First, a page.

I've asked the same question a few times. I don't see how it could be viewed any differently to the Feds than an organized crime leader taking a cut of the action from low-level drug dealers. If the DEA had a chance to take a kingpin down by tracking his income back to a street dealer you know they'd be all over it.

The bigger question I have, which I know is rhetorical, is why doesn't Suthers join in with other State Attorney's General and sue the Feds over "State's Rights" like he did with Obamacare? I know the answer - this "State's Rights" issue doesn't fit his political agenda. Oh, how I wish Garnett would have beat him in the last election!

Replace "Obamacare" with "Medical Marijuana" in this video and you would have Suthers actually doing his job.

In fact, he even raises the "Commerce Clause" argument. That is the sole reason that Federal MJ laws are able to exist ( In essence, Fed persecution of State MMJ industry is punishing people for commercial "inactivity" - in this case, it is the act of not buying prescription drugs...


There's no real hurry. It took the Feds 16 years to rule on the first rescheduling petition which was filed by NORML in 1972. After the DEA's administrative law judge ruled and ordered cannabis moved to schedule II the DEA said, "orders? we don't take no steenkin' orders." Tomorrow or year from tomorrow they're just not going to do it without a court order. Anyone that thinks their decision is going to be based on medical reality or that doctors and scientists are going to be allowed to make these decisions are simply off their rockers.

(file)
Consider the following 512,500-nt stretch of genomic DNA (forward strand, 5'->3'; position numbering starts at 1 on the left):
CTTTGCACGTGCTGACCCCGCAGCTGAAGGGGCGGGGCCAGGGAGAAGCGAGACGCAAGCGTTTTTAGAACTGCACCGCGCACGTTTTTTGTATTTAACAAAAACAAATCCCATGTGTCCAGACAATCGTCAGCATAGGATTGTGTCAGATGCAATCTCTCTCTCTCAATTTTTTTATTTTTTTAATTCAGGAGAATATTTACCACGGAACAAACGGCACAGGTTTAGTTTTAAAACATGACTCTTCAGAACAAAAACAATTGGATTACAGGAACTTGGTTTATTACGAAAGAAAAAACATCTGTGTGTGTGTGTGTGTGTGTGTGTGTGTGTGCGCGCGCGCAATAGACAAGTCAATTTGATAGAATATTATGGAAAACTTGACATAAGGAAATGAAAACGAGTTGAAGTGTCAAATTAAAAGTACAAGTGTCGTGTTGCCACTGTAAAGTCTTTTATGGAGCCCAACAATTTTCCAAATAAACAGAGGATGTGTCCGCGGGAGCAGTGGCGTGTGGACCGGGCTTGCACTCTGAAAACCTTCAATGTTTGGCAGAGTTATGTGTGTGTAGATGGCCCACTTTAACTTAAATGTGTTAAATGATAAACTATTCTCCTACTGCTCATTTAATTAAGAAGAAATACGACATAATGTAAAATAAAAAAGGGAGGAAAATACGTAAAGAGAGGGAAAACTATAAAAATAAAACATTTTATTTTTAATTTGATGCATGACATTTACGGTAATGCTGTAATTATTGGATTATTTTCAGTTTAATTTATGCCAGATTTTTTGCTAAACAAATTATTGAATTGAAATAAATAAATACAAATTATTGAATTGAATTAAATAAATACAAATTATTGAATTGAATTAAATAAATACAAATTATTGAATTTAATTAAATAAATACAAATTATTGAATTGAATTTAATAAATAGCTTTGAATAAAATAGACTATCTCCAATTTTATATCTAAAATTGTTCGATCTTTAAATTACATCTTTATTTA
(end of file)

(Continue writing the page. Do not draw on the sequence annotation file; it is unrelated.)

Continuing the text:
Mr. Obama has decided that he doesn't need or want the votes of the potheads and people who think sick people getting relief is more important than prohibitionist dogma. He's probably right that the potheads won't ever support a Republican even though they're being bent over and screwed by the Obama administration. Why the heck would he stop since the idiot potheads even volunteer to bring the vaseline? This is one place where the potheads are just as stupid as the right wing nutzis.


Licensing is not needed to set up a cannabis production and distribution operation. It's not, and can't ever be illegal under Federal law. It's amazing to me how many people think that illicit activities can't be taxed. The IRS sends out bills for back taxes, interest, and penalties to people found to be involved in drug production and distribution every business day of the year.

Matt in Boulder
Matt in Boulder

Duncan - I don't see your point at all. This discussion is about the DEA, not the IRS. The DEA doesn't just "send out bills for back taxes". They put people in jail and ruin their lives completely. Based on your response to Crandle, I think you understand the distinction. Maybe you were in a flurry of posting and got your issues confused.